All The Books I Can Read

1 girl….2 many books!

Review: Miss Valentine’s Love Emporium by Louise Reynolds

on April 16, 2018

Miss Valentine’s Love Emporium 
Louise Reynolds
Self-published
2018, 131p
Copy courtesy of the author

Blurb {from Goodreads.com}:

When jaded city divorce lawyer Ethan Taylor arrives in rural Carters Crossing to take his widowed grandmother to a Valentine’s Day gala, he meets free-spirited Lexie Valentine.

Whimsical, sweet and funny, she’s just the kind of impractical woman he doesn’t need in his life.
Lexie is hiding a pain that only her belief in the power of love can heal but to Ethan, love is the first misstep on the inevitable treadmill to his office and a date with the divorce courts.

But as the magic of Valentine’s Day starts to work its charms on Ethan, so does the intriguing Lexie. Can Ethan open his heart to love before it’s too late?

I’m actually reading this quite late – it’s the most perfectly little Valentine’s Day sort of novella but the fact that I read it almost two months later doesn’t change anything. This is a really sweet story, great for a quick read when you just want something that you know is going to be feel good.

Ethan Taylor is returning to the tiny town of Carter’s Crossing, where his grandmother lives in order to escort her to a gala he really knows nothing about. Ethan is a lawyer in the city, a divorce lawyer actually and he claims to have no time for Valentine’s Day – or love. He’s seen too many people sitting across the table from him, carving up their assets and severing their bonds. But on his way down the tiny main street, he spots Lexie Valentine in the window of what used to be the local Emporium. He stops to help her and Lexie is just the sort of va-va-voom that makes Ethan look twice. But when he learns a bit more about her, he finds himself becoming suspicious of just what she’s doing in Carter’s Crossing.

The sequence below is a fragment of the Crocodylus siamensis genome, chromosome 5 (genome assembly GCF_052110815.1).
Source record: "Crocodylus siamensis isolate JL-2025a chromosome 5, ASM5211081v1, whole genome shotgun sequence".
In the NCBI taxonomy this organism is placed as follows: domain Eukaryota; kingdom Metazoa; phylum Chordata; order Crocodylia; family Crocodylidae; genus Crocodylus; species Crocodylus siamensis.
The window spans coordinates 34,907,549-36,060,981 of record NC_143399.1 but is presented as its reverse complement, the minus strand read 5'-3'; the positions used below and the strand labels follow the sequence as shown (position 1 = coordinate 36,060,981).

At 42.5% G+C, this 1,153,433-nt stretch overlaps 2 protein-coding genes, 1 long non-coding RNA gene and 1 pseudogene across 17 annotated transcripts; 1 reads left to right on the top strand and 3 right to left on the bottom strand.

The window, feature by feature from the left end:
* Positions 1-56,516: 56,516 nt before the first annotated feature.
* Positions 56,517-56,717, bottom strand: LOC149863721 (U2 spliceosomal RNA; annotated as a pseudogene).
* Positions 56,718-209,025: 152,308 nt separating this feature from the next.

Lexie is a bright and vivacious young woman with a romantic streak a mile wide and a huge heart. She cares about everyone in Carter’s Crossing and the Valentine’s Day Gala is her way of thanking them for accepting her, taking her in, protecting her. Carter’s Crossing is like many rural towns in Australia (and probably the world) – in a way it’s slowly dying. As less and less people farm the land, families sell up and head for where there are jobs, opportunities. Half the shops on the main street are empty. But there’s still a very strong sense of community and that comes through very clearly. Especially when it’s made very clear why and how Lexie came to be in Carter’s Crossing.

At first glance Ethan and Lexie seem like opposites. Ethan seems like a slick city lawyer, a cynic to the core but prod around a little and there’s definitely a few chinks in that armour. And Lexie seems like a starry-eyed romantic dreamer but she has secrets and hidden depths too.

I really enjoyed this. Despite the fact that it’s quite short, the characters feel fully fleshed out and the town clearly portrayed. Most people have known a place like Carter’s Crossing at some stage in their lives – I know I have. Ethan and Lexie play off of each other so well, they have a real spark and their interactions are really fun. I loved the way so many people rallied around Lexie to support her Gala and also to support her when it was clear she needed it most. Including Ethan, who has only known her a very short amount of time.

I often struggle to connect with novellas and shorter stories because I always want more but this one left me feeling very satisfied.

8/10

Book #70 of 2018

 

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